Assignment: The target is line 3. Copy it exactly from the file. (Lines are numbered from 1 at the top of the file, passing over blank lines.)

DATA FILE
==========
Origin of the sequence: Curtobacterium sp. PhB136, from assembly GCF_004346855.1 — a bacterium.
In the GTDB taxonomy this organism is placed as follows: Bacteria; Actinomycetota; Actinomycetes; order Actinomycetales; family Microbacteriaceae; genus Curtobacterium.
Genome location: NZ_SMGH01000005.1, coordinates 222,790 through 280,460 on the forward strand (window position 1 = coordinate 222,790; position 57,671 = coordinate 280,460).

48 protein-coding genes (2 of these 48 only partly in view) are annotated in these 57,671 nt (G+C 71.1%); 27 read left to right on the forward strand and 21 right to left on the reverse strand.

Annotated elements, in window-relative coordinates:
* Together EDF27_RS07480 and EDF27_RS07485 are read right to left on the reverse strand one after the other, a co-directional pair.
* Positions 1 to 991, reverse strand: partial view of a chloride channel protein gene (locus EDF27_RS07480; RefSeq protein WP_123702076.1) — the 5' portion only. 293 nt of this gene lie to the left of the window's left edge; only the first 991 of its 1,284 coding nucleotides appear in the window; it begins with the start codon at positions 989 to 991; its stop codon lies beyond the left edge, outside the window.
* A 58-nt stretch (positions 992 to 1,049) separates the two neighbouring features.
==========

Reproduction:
Genome location: NZ_SMGH01000005.1, coordinates 222,790 through 280,460 on the forward strand (window position 1 = coordinate 222,790; position 57,671 = coordinate 280,460).